The neural correlates of language processing and its disorders over the life span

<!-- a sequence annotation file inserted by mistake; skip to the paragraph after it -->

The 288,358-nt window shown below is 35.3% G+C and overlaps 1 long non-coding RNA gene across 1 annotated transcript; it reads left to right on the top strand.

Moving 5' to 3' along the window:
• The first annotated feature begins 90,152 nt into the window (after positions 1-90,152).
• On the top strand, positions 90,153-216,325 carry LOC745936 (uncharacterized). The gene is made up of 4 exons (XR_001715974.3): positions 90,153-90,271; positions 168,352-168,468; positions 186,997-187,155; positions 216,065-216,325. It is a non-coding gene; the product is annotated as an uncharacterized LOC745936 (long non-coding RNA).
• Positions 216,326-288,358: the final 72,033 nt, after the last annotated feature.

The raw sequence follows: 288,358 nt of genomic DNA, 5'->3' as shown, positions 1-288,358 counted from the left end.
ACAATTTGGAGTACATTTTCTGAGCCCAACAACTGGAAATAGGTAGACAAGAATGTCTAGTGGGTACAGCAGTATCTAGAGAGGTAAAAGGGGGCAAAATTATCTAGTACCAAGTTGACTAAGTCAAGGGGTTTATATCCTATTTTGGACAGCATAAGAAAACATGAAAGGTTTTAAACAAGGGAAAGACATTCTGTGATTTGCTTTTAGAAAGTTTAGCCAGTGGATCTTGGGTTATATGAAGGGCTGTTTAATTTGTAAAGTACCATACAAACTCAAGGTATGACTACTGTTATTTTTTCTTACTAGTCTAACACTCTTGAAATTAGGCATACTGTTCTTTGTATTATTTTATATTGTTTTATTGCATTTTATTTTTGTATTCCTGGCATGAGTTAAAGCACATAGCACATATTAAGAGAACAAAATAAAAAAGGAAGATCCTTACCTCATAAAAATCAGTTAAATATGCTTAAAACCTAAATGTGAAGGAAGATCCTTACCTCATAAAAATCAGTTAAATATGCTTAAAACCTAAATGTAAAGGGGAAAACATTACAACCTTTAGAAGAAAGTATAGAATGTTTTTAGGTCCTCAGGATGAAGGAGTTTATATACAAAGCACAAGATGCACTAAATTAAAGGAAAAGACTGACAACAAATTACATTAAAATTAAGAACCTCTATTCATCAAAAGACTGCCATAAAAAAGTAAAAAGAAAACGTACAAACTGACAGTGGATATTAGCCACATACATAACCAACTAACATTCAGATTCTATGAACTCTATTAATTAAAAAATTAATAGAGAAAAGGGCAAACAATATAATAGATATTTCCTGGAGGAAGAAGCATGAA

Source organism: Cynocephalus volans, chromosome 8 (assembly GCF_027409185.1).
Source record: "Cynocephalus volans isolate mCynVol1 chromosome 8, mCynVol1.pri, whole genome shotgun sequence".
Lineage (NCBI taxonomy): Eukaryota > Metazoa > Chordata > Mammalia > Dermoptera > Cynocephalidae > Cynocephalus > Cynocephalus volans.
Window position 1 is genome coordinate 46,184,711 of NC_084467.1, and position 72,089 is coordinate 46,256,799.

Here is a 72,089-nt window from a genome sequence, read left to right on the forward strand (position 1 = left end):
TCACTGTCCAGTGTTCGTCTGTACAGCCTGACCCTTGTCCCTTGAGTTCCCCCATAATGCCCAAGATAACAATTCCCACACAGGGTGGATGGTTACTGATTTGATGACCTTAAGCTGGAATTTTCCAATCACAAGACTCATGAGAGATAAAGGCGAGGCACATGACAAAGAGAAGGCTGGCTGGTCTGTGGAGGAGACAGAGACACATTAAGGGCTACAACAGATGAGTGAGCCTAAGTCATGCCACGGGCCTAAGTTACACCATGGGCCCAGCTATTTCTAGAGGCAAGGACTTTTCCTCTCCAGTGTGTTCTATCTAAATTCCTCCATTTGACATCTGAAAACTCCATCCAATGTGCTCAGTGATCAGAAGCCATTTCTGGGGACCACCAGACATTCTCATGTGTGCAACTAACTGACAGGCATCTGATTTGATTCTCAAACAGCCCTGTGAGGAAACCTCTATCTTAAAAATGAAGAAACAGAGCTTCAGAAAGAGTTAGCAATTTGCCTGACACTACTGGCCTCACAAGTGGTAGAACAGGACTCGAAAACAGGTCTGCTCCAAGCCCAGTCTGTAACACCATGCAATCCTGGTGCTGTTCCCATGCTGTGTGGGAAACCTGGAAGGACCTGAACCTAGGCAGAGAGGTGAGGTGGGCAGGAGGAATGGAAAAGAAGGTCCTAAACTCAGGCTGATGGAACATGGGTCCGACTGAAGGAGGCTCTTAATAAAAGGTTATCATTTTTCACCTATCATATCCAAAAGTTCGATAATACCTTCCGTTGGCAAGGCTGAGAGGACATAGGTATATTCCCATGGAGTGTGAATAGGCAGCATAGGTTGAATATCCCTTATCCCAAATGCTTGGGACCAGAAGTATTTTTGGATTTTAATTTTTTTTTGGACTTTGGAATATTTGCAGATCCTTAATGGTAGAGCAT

I fi rst present the results of a number of fMRI studies investigating the left-lateralised language network in the human brain. The focus will be here on phonological and lexical processing, which both recruit Broca’s region. These data are summarised in a model which serves as framework for the subsequently presented data. Next, I explore commonalities and differences between primary school children and adults with respect to lexical and phonological processing. In the children, the same networks are involved, but are less specialised as compared to adults. Then, neurocognitive differences between dyslexic and normally reading children for lexical and phonological processing as well as for other cognitive functions relevant for reading are discussed. These functions include auditory and visuo-magnocellular processing, attention, and automatisation. Multivariate testing of these functions reveals different cognitive subtypes of dyslexia. Consequently, a new training approach is outlined. With respect to cognitive functions relevant for reading, fMRI reveals consistent right-hemispheric involvement for dyslexic children, which is regarded to refl ect compensatory processes. Finally, a transfer is made to adult dyslexic processing and to linguistic diffi culties in vascular and neurodegenerative aphasia in middle and older age. This research is funded by BMBF 01GJ0613/01GJ0614/GJ01203907, DFG HE 5204/3-1, and JARA-BRAIN Excellence Initiative.